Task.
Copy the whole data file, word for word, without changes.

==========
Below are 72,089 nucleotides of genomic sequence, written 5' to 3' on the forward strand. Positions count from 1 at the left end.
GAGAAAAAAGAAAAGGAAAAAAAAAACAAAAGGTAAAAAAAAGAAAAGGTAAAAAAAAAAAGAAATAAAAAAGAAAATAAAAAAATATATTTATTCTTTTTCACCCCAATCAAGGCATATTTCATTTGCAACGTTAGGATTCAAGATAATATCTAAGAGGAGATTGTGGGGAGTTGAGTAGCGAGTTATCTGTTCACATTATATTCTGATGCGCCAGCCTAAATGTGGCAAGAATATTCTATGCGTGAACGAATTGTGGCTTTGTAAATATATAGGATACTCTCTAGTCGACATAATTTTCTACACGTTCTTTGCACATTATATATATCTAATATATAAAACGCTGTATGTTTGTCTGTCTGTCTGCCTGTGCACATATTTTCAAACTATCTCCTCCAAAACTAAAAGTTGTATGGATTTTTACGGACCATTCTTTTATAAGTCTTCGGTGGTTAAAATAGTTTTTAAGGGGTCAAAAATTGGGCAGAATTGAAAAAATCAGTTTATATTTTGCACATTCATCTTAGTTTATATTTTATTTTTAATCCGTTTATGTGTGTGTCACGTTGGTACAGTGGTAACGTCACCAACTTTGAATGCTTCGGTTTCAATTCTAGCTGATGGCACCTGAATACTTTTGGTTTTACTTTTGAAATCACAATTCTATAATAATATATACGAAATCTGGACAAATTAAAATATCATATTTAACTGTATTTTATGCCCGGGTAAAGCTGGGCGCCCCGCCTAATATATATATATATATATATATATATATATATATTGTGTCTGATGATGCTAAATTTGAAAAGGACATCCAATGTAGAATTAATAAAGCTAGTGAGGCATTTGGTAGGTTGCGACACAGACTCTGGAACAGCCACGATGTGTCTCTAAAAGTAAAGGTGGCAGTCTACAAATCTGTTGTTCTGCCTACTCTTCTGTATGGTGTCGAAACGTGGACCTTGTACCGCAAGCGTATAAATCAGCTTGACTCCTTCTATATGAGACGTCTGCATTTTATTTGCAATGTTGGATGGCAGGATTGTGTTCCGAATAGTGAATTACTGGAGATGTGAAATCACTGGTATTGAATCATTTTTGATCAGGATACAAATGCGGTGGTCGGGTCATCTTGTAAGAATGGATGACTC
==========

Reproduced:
Below are 72,089 nucleotides of genomic sequence, written 5' to 3' on the forward strand. Positions count from 1 at the left end.
GAGAAAAAAGAAAAGGAAAAAAAAAACAAAAGGTAAAAAAAAGAAAAGGTAAAAAAAAAAAGAAATAAAAAAGAAAATAAAAAAATATATTTATTCTTTTTCACCCCAATCAAGGCATATTTCATTTGCAACGTTAGGATTCAAGATAATATCTAAGAGGAGATTGTGGGGAGTTGAGTAGCGAGTTATCTGTTCACATTATATTCTGATGCGCCAGCCTAAATGTGGCAAGAATATTCTATGCGTGAACGAATTGTGGCTTTGTAAATATATAGGATACTCTCTAGTCGACATAATTTTCTACACGTTCTTTGCACATTATATATATCTAATATATAAAACGCTGTATGTTTGTCTGTCTGTCTGCCTGTGCACATATTTTCAAACTATCTCCTCCAAAACTAAAAGTTGTATGGATTTTTACGGACCATTCTTTTATAAGTCTTCGGTGGTTAAAATAGTTTTTAAGGGGTCAAAAATTGGGCAGAATTGAAAAAATCAGTTTATATTTTGCACATTCATCTTAGTTTATATTTTATTTTTAATCCGTTTATGTGTGTGTCACGTTGGTACAGTGGTAACGTCACCAACTTTGAATGCTTCGGTTTCAATTCTAGCTGATGGCACCTGAATACTTTTGGTTTTACTTTTGAAATCACAATTCTATAATAATATATACGAAATCTGGACAAATTAAAATATCATATTTAACTGTATTTTATGCCCGGGTAAAGCTGGGCGCCCCGCCTAATATATATATATATATATATATATATATATATATTGTGTCTGATGATGCTAAATTTGAAAAGGACATCCAATGTAGAATTAATAAAGCTAGTGAGGCATTTGGTAGGTTGCGACACAGACTCTGGAACAGCCACGATGTGTCTCTAAAAGTAAAGGTGGCAGTCTACAAATCTGTTGTTCTGCCTACTCTTCTGTATGGTGTCGAAACGTGGACCTTGTACCGCAAGCGTATAAATCAGCTTGACTCCTTCTATATGAGACGTCTGCATTTTATTTGCAATGTTGGATGGCAGGATTGTGTTCCGAATAGTGAATTACTGGAGATGTGAAATCACTGGTATTGAATCATTTTTGATCAGGATACAAATGCGGTGGTCGGGTCATCTTGTAAGAATGGATGACTC